1.Slickline wireline operations can best be carried out with either the wireline unit positioned on the drill floor or on the catwalk. When positioned on the drill floor, it provides easier access to the well and simplifies communication between wireline operator and assistant. However, the following factors must be considered.

a)There should be ample space on the drill floor so that the unit can safely remain in place throughout the duration of the test.

b)The unit must have an air or handstarter, spark arrester and rig saver device, i.e. certified for zone 1/2 operations.

In all other situations, the wireline unit should be installed on or next to the catwalk. Walkie-talkies should be used for communication.

2.Wireline unit speed should be 2800-3000 ft/min with a full drum to ensure effective jar-up action in deep deviated wells.

3.Though many operations can be performed with the wireline system, it is essential to keep the number of wireline runs down to a minimum during production testing in order to minimise the chance of problems during wireline operations.

4.It is generally not advantageous to leave wireline in the well during bottom hole pressure surveys. Where possible, permanent pressure and temperature monitoring equipment with a surface read-out should be designed into the completion string. If it is necessary to run and set subsurface recorders, soft release running tools and instrument hangers with appropriate locks have been used successfully.

5.Pulling a set of recorders from the derrick floor or spider deck into the lubricator requires extreme care. If the dogs of the instrument hanger inadvertently catch behind some obstruction during handling, the pressure recorders will be released and may cause injuries to personnel and/or fall through the spider deck.

6.When gradient surveys are necessary, it is advisable to use inhibitor on the wireline. Inhibitor can be applied by injection into an injection sub fitted in the lubricator. Flowing bottomhole pressure surveys have been made with the wireline in the hole using sufficient weight, e.g. lead filled stems, to keep the instruments down against the well flow. Decrease of weight, shown by the wireline weight indicator, is a doubtful check on whether sufficient weight is applied. Observed weight loss implies that the pressure recorder may not be recording at the planned depth but higher up, or worse that the wireline may have been partly blown up, looped or even broken.

7.It is common practice to run wireline through open surface controlled tubing retrieval subsurface safety valves; however, care must be taken to ensure that the control pressure is some 1500psi higher than the closed-in tubing head pressure to keep the SSSV open.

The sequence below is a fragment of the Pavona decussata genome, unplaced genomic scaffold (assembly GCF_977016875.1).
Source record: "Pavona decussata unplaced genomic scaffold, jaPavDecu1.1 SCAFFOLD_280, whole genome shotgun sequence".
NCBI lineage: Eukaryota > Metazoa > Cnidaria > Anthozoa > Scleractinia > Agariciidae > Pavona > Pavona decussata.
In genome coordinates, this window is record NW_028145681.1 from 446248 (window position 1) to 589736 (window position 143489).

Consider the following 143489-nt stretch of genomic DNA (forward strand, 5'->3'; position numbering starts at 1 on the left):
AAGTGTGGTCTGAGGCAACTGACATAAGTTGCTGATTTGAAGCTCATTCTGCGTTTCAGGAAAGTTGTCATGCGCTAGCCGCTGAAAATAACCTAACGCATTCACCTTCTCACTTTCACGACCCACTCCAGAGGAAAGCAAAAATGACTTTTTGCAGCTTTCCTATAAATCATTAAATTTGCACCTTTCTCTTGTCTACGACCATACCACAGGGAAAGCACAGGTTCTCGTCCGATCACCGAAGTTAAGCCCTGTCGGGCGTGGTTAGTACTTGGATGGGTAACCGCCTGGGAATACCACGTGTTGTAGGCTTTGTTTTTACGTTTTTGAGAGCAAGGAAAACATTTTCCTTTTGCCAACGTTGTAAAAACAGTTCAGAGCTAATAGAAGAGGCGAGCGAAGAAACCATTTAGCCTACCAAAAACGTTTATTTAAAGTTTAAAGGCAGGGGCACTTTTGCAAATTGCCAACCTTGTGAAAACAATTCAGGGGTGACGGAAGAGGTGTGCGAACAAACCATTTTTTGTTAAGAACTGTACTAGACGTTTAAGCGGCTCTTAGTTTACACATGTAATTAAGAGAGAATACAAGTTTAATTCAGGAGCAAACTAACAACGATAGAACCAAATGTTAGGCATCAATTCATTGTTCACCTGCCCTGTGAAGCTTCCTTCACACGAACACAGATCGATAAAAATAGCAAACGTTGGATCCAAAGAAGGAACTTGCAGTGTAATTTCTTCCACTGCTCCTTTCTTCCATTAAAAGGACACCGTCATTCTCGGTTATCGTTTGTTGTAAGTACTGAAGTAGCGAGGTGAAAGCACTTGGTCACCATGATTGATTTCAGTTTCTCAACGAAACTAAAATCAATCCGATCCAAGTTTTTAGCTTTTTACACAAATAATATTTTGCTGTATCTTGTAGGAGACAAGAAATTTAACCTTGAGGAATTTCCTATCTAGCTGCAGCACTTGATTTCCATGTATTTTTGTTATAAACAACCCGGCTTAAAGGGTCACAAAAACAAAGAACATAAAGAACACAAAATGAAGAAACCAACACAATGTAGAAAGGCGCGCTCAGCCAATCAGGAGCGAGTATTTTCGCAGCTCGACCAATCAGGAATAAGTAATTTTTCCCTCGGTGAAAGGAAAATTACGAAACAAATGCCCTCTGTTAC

8.All components of the toolstring, stems, jars, wireline head etc., must have fishing necks, so that a disconnected string can easily be fished by wireline methods.

9.After make-up V-packing (used on test plugs, subsurface safety valves, etc.) should have a diameter slightly less than that in which it is to pack-off. Pressure over the V-packing will expand it and ensure tight pack-off. V-packing material (e.g. Teflon, Viton) should be resistant to the influence of CO2, H2S, etc. to avoid swelling/destruction.

10.O-rings, and back-up rings used in conjunction with O-rings, must also be resistant to CO2, H2S, etc. to avoid disintegration. Special elastomers are required when the temperature will be above 250-300°F (K-Ryte).

11.No-go nipple and Test tool can be used for pressure testing of the tubing string; the wireline can be left attached to the test tool while pressure testing. Tubing pressure tests have been made with X-equipment; however, several cases of rupturing X-mandrels, while pressure testing at 2500-3000 psi, have been reported. Although the X-line is improved in this respect it is recommended to use the RN nipple and test tool.

12.In a newly completed well, it is good practice to run a tubing end locator to "tag" bottom and determine the location of the tubing shoe prior to routine wireline work.

13.It is good practice to cut the last 30-50 ft of wireline at the start of a new series of wireline jobs. The wireline operator must ensure that no one is in the path of the line when cutting it. The cut line will coil up quickly towards the wireline unit and could cause injury to any one in its path.